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Myself in You

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You called me this morning asking for guidance. You shared with me your most recent experience in a women’s shelter, how you and your children had no choice but to leave. You didn’t feel safe any more. You looked to the system to help you get out. They failed you. Two weeks later you went back. “He’s better now,” you said.

You called me to ask what I thought you should do. I wanted to scream and stomp my feet like a little child to show you the pain your being there inflicted on me. I wanted to hold up a mirror and ask you if the person staring back at you was truly happy and if having a father for your children was worth those same children living in fear and seeing you experience the same. But this wasn’t about me, I am not a child and though we share a similar history, this was your journey. It is not for me to judge. Instead, I offered you some insight into the world of a little girl that to this day, still exists inside of a grown woman. Watching her mother being abused everyday changed her and caused her to draw inward, enveloped by her anger and pain.

It’s not easy for the abused to leave. People may judge you for staying or feed you lines that they deem as supportive and helpful, leaving you to question yourself even more. A few open their doors and invite you in. I knew one such angel, but we left too soon, only to return back home. Should I stay and “work it out”? Are they right in that “this too shall pass?” My experiences have shown that this advice is not always the best. Abuse is fueled by secrecy and shame. It’s a dance of power and control where words and thoughts are twisted, leading to a bouquet line of broken promises. Is that to say that people never change or that actions can’t be revised? Not at all. But we must listen to our head as well as our heart. We must pay attention to the signs that have been there all along. Hear the familiar little voice inside of our head, which often goes unanswered.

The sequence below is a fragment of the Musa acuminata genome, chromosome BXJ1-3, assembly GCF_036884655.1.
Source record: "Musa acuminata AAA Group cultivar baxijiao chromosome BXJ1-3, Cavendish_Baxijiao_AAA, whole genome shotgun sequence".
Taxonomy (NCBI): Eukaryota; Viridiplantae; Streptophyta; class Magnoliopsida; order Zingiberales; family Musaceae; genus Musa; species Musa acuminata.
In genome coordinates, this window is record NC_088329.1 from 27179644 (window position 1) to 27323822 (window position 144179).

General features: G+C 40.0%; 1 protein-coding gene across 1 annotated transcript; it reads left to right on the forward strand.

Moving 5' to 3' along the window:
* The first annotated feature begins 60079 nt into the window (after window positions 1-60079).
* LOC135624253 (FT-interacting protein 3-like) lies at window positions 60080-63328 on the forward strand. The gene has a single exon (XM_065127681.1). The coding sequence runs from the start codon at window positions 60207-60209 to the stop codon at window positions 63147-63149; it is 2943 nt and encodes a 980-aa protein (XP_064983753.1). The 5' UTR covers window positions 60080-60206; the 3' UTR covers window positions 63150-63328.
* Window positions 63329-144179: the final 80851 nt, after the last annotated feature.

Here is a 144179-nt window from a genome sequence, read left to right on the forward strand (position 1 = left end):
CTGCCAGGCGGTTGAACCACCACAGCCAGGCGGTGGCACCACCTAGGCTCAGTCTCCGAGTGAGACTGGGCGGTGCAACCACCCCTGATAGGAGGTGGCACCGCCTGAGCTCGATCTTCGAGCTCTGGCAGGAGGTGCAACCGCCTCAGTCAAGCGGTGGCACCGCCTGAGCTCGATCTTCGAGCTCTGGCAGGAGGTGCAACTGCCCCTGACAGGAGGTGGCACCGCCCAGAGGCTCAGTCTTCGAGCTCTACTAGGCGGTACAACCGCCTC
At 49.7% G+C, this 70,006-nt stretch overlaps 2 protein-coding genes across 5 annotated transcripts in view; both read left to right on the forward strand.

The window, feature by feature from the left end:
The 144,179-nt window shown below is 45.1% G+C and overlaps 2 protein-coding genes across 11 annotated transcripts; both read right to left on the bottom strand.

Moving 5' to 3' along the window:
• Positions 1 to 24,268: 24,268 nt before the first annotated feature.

People frequently ask, “Am I wearing a sign?” My answer is always the same. We wear a sign of sorts. As survivors, it is ingrained in us to believe what we have been told. It’s often subtle and easily rationalized. If you were told that you were worthless, deserving of abuse or any number of disempowering things, you will carry that with you into adulthood. Such words can manifest into choices that are made that continue the cycle of abuse, both in the way we treat ourselves and how we let others treat us. We give away our power and, in a sense, endorse others to treat us without the respect and dignity that we are so rightly are entitled to.

Abuse survivors are never to blame for the abuse inflicted upon them. As adults, we must learn to love ourselves enough to ensure that we do not invite it in. If we find ourselves in situations where abuse exists, we must not blame ourselves for its existence but recognize that we deserve better and reach out to others, who may be able to help. We must create a community in which abuse is no longer tolerated.  Where men and women can come forward and admit to what is happening and not be shamed.  They must be comforted in the knowing that they no longer have to endure the pain of abusive relationships in silence.

You called me this morning and I listened. I offered insight and options on leaving. I also talked to you about your choice to stay, even though I wanted you to leave. You need to make the decision on your own and I want to support you. I needed you to know that you are loved, that I am not here to judge, guilt or shame you into doing what I want you to do. Hopefully what I shared will influence you to choose a path that will lead you safely home, wherever that may be.

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